Instead of lines, they have lines of dots on the pages - pretty close together lines, too. I used one for writing a letter to a pen pal a few weeks ago, but I had to ignore the dotted lines. I can’t write that small for long. I think they are more of a suggestion than a rule (yes, pun intended). The paper is very nice, smooth and fountain pen friendly. So, thank you, Brian Greene, Mr. Office Supply Geek! Hop on over and check them out. He has reviews for all sorts of writing paraphernalia and he has a monthly giveaway, too.

The Pen Addict is have a Pilot Iroshizuku ink Giveaway

I don’t have any bottled ink - yet - but with any luck, I might soon :-) Brad over at The Pen Addict is giving away one bottle of Pilot Iroshizuku ink, in your choice of colors. Isn’t this a gorgeous photo? Just look at those beautiful bottles of inky goodness!

Click on over and throw your name into the hat, too.  Click here to enter - be sure to enter soon, the giveaway closes on Thursday, June6 at 11:59pm Eastern Time.

Good luck!

Trying my hand at a calligraphy pen

I found this really inexpensive (less than $10) Manuscript brand pen set at Hobby Lobby and because the smallest nib looked smaller than the Schaeffer ones I have, I thought it might be fun to practice with. This nib is described as .85mm, as opposed to the normal 1mm or 1.1mm small nibs on  a lot of other fountain pens, so it is a little more narrow. I am slowly learning that the paper makes a lot of difference, too. Paper that is too absorbent causes the ink to bleed more and the lines to be way too bold, so I needed to find a good paper for letter writing with this pen. I used the 28# paper mentioned in the previous post and it works pretty well.

It’s inked up with a J. Herbin Rose Cyclamen cartridge instead of the black ink that came with it. I’m not all that crazy about the color of this ink, either, but it’s more fun than plain ol’ black ink. This is the ink I mentioned in a previous post - I expected more of a rose color, but this looks like fuchsia to me. The pen is made with a pretty cheap plastic, and both the cap and the barrel are threaded. It would be easy to cross thread them if you’re not careful. The benefit to the cheap plastic is that it’s very lightweight.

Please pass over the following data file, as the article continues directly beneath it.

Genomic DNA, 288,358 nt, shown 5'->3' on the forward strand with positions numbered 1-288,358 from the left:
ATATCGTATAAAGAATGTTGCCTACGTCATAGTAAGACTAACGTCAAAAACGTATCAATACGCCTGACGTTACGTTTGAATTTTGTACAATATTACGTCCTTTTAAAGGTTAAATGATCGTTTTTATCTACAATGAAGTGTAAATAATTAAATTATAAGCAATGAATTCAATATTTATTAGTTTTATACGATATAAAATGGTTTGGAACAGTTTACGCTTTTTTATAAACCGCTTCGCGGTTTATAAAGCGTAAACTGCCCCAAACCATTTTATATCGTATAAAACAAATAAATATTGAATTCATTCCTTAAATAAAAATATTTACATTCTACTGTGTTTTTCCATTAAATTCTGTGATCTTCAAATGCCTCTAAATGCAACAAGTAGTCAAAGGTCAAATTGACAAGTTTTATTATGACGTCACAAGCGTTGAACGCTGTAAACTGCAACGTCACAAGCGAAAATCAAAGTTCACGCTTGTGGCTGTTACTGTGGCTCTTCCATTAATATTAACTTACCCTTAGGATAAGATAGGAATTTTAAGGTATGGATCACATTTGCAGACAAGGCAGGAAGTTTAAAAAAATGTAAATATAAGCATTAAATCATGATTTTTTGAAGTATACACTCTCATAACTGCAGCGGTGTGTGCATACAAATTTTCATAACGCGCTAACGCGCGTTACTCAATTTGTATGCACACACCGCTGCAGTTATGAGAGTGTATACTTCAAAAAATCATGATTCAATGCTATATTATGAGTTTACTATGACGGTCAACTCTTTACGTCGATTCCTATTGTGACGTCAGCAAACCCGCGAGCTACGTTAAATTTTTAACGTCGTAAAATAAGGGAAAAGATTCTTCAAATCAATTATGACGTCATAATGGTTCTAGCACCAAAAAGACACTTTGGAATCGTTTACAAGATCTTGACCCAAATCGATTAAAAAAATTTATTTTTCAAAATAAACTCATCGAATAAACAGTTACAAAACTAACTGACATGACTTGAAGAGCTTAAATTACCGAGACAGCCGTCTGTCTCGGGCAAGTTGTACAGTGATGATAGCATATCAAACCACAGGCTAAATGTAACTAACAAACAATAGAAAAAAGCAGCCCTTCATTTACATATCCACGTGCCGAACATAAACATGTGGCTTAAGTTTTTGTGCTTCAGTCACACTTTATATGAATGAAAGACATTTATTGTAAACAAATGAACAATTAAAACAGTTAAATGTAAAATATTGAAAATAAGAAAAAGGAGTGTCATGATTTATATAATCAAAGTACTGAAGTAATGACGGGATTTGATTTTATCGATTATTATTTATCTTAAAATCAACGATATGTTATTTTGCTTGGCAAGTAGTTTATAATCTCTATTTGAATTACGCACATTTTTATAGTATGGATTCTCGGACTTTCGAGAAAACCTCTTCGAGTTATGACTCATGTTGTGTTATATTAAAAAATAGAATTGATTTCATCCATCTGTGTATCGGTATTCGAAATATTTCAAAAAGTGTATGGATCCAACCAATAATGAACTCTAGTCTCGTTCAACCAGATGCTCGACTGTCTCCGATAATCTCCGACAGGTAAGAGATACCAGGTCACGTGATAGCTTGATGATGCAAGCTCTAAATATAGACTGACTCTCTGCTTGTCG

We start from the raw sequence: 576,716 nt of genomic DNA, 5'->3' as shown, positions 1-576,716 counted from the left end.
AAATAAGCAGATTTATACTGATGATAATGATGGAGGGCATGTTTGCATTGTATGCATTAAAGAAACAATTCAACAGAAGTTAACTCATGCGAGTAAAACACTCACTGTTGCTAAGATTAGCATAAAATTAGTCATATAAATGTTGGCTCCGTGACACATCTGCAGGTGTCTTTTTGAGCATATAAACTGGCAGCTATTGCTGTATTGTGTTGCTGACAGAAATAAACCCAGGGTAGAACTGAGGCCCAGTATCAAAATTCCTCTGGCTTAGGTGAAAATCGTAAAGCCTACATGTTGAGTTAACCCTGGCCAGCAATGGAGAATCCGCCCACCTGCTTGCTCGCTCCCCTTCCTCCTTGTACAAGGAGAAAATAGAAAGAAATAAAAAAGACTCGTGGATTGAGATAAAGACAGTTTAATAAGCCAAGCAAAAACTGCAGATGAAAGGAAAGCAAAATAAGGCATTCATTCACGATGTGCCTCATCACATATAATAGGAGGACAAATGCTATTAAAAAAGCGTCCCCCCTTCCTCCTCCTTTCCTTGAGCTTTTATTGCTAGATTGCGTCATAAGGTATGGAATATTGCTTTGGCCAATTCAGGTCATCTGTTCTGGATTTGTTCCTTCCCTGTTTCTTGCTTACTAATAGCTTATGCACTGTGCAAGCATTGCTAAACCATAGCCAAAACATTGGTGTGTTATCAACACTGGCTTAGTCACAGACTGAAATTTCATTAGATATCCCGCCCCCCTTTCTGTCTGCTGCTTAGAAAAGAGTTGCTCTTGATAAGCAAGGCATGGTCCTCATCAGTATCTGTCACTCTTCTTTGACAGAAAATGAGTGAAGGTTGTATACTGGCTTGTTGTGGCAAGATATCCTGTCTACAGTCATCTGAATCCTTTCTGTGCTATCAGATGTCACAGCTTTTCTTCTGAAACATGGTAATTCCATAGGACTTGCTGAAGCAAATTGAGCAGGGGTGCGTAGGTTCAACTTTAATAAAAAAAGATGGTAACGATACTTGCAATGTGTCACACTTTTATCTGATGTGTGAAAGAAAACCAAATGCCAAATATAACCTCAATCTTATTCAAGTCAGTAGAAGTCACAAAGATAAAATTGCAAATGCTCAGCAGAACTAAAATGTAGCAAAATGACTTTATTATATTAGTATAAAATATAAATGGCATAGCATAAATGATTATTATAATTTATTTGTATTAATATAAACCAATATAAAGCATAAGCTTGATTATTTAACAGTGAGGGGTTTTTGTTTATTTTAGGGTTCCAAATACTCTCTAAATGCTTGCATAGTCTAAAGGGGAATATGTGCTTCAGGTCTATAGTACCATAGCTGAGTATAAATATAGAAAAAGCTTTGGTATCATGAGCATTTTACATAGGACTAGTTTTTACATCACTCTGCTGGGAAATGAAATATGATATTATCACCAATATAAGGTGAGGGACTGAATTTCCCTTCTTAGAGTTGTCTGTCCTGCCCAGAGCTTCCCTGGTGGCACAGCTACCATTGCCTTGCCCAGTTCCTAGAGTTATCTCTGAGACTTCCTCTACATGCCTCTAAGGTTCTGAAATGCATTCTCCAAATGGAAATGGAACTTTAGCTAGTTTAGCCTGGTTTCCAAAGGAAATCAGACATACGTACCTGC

The set includes 3 nibs. I haven’t tried out the wider ones yet, I’m still getting familiar with the small one.


It’s a fun pen to play with and a nice way to practice with an italic nib to see if I like them, before getting into more expensive nibs and pens. I didn’t expect to have beautiful calligraphic handwriting right off the bat…well, actually I did, but it didn’t work out too well. Practicing is not my favorite thing by any means, but I realize it takes a long time to get good at this. I don’t like it, but I’ve resigned myself to it.

Doodled Stationery

In my ongoing search for stationery, I became a little frustrated at the lack of pretty writing papers out there. I found some cheap writing paper here and there, some printable papers online, and tried to create something cool on my computer, but it was way too much work.  So…I took some smooth text weight paper and began to doodle. I am not an artist, which is why I love my stamps, but doodling is pretty simple. No rules, just play. With no real goal in mind and inexpensive paper, I couldn’t really fail. This is what happened:


I used a Pigma pen for the doodling and Copic markers for the coloring. Hubby scanned it, we color corrected it a bit, added some lines (not shown here, but I’m sloppy without them), and took it to a local printer to get copies made. Voila! Custom stationery! They used a 24# bond paper and I wish I had found the 28#  paper before I had them printed. The 24# is not fountain pen friendly at all, I’m afraid, but the 28# is pretty good with fountain pens. I did print a few on our color printer, but ink for that thing is so pricey and the colors didn’t print as vibrantly, so I didn’t go too crazy with it. The paper is a Staples brand, Bright White Laser Paper. I was a little surprised at the quality, it’s a really nice paper at a reasonable price. If I need any more copies of this stationery, I will take my paper with me.

I’m looking forward to doing a little more doodled writing paper soon. You should try it. It’s lots of fun and you might be surprised what you come up with.